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NYPD commissioner confirms slowdown by officers

NEW YORK - New York City's police commissioner says officers have purposefully not written tickets or made some low-level arrests in the nearly three weeks since two officers were fatally shot.

Commissioner William Bratton said Friday that no police union gave any official instructions to slow police efforts. There are reports criminal summonses plummeted more than 90 percent in recent weeks.

Bratton told WNYC he's aware of how difficult the past few weeks have been for officers. Late last year, police responded to widespread protests in the city, following a grand jury's decision not to indict a police officer in the chokehold death of Eric Garner. And on Dec. 20, officers Rafael Ramos and Wenjian Liu were shot and killed in their patrol car in Bedford-Stuyvesant, Brooklyn.

Bratton acknowledged morale among some officers is low.

"I'm very conscious of the impact of all of those (events) on my personnel," Bratton told the station, adding that the department is taking a measured approach as it returns to normal policing.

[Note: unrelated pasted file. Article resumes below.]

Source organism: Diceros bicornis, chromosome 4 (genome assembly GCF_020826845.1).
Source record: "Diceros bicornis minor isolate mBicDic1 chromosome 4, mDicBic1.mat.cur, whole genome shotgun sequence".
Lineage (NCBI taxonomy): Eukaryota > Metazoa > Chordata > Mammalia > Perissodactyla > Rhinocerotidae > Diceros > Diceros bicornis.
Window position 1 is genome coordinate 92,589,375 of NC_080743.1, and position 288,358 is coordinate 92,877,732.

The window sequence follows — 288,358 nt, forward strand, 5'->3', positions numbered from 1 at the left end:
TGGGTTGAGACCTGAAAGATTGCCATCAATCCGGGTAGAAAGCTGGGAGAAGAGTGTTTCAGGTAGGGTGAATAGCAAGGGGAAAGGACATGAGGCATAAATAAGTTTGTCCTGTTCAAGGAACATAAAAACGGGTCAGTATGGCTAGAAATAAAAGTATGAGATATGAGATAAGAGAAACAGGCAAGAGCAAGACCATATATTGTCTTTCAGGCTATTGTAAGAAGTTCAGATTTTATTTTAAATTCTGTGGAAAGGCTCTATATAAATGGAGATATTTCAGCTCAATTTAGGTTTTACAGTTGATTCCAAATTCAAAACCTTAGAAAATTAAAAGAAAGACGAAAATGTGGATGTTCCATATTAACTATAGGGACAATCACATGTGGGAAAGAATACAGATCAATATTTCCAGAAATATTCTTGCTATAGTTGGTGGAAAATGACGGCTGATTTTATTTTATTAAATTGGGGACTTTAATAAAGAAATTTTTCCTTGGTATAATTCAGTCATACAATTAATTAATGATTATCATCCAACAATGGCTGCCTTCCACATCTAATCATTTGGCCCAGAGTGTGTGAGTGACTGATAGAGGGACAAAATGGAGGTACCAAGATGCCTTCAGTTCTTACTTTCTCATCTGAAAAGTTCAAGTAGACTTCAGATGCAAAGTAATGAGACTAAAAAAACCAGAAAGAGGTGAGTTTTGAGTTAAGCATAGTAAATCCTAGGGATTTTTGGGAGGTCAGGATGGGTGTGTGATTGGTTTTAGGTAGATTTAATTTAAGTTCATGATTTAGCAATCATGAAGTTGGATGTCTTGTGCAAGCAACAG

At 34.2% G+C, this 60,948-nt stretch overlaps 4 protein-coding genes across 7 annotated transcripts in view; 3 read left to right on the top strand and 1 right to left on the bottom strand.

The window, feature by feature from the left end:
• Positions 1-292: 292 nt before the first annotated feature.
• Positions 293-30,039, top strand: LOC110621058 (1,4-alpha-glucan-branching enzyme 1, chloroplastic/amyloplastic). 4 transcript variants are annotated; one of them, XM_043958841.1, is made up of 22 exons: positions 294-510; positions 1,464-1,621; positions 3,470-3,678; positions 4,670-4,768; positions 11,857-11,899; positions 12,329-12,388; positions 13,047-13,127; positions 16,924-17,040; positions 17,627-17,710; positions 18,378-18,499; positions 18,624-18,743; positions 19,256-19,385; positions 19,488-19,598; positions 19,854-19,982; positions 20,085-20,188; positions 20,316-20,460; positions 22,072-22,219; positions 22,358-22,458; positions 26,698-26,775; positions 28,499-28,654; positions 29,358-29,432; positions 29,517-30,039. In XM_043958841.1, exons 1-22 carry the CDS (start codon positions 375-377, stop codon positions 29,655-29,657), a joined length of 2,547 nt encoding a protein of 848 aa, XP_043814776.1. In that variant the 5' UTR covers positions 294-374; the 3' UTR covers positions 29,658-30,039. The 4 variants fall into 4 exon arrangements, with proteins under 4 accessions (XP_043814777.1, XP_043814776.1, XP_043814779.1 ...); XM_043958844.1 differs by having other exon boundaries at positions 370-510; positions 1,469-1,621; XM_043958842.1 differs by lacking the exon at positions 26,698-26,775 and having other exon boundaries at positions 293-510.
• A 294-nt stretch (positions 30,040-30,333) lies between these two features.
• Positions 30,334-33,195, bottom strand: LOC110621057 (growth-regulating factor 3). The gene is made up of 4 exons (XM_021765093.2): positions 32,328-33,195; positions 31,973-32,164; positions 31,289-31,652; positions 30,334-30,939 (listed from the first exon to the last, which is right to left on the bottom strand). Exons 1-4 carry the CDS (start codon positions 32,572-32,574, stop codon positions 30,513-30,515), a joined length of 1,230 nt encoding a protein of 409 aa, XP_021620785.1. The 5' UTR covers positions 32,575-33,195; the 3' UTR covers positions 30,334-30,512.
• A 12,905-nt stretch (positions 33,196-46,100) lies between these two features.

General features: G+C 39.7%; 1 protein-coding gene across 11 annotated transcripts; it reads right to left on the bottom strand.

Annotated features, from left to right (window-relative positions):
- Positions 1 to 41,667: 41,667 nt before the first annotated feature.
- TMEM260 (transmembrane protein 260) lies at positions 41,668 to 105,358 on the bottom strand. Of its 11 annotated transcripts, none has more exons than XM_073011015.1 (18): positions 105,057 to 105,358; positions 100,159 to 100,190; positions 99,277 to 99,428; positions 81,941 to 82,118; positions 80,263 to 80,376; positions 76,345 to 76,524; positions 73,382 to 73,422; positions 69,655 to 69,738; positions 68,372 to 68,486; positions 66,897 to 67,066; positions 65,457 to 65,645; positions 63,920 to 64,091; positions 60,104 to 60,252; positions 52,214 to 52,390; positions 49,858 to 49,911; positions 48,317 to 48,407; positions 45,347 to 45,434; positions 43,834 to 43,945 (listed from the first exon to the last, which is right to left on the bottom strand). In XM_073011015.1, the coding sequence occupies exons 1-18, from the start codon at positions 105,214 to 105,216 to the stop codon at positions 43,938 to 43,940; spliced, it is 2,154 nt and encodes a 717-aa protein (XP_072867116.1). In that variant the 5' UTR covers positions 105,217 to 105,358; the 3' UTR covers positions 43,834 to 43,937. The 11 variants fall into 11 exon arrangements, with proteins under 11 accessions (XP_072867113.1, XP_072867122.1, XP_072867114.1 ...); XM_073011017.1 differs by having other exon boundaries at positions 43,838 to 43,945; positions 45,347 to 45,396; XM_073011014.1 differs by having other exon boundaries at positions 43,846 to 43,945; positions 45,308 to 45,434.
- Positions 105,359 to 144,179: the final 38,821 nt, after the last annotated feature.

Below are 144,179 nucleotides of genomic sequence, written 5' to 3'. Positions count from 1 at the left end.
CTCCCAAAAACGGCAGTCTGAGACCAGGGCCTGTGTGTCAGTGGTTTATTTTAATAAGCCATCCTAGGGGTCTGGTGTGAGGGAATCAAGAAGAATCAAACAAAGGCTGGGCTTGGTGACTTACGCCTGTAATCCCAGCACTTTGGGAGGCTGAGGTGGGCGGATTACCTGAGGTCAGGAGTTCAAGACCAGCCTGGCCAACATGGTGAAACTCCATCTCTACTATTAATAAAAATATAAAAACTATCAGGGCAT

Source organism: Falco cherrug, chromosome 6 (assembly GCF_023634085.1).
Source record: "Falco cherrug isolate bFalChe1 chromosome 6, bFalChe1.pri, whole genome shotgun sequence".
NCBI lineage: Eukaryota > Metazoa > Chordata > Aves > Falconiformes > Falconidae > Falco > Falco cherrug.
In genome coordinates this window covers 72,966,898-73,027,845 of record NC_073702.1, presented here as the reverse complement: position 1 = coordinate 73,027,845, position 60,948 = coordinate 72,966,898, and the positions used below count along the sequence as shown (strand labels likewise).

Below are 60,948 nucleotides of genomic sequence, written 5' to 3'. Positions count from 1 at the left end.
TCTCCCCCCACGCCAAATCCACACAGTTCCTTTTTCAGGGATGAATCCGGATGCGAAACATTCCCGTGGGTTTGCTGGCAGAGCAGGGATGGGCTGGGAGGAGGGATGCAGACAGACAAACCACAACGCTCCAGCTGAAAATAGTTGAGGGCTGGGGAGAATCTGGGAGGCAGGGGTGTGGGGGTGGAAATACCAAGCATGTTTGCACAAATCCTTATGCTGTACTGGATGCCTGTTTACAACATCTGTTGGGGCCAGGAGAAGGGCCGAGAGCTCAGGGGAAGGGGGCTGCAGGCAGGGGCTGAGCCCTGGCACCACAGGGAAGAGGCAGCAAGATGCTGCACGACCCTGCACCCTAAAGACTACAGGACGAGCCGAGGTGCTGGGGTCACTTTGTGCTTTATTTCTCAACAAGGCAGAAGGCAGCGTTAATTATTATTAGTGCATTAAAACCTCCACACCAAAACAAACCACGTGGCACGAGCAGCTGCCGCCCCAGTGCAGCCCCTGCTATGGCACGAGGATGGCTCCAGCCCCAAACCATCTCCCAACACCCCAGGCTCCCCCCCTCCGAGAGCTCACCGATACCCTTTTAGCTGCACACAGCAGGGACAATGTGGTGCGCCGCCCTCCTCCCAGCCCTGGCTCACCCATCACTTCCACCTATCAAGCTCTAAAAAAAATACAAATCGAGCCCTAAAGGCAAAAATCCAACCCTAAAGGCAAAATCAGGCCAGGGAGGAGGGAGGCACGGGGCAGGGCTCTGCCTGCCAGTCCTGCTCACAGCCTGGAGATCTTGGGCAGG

He also told WNYC, "We're coming out of what was a pretty widespread stoppage of certain types of activity, the discretionary type of activity by and large." He said that despite the slowdown in prosecuting smaller, quality-of-life criminal offenses, major crimes in the city are down overall.

He said he's not concerned that the recent slowdown has affected safety.

One officer was suspended for insubordination during the period but it wasn't directly related to the slowdown.

Tensions continue to run high between New York City Mayor Bill de Blasio and police unions, who earlier this week denied a work stoppage was occurring, and who have taken issue with the mayor's handling of the Garner case in particular.

Bratton says arrest and summons numbers are increasing and should return to normal in the next week or so.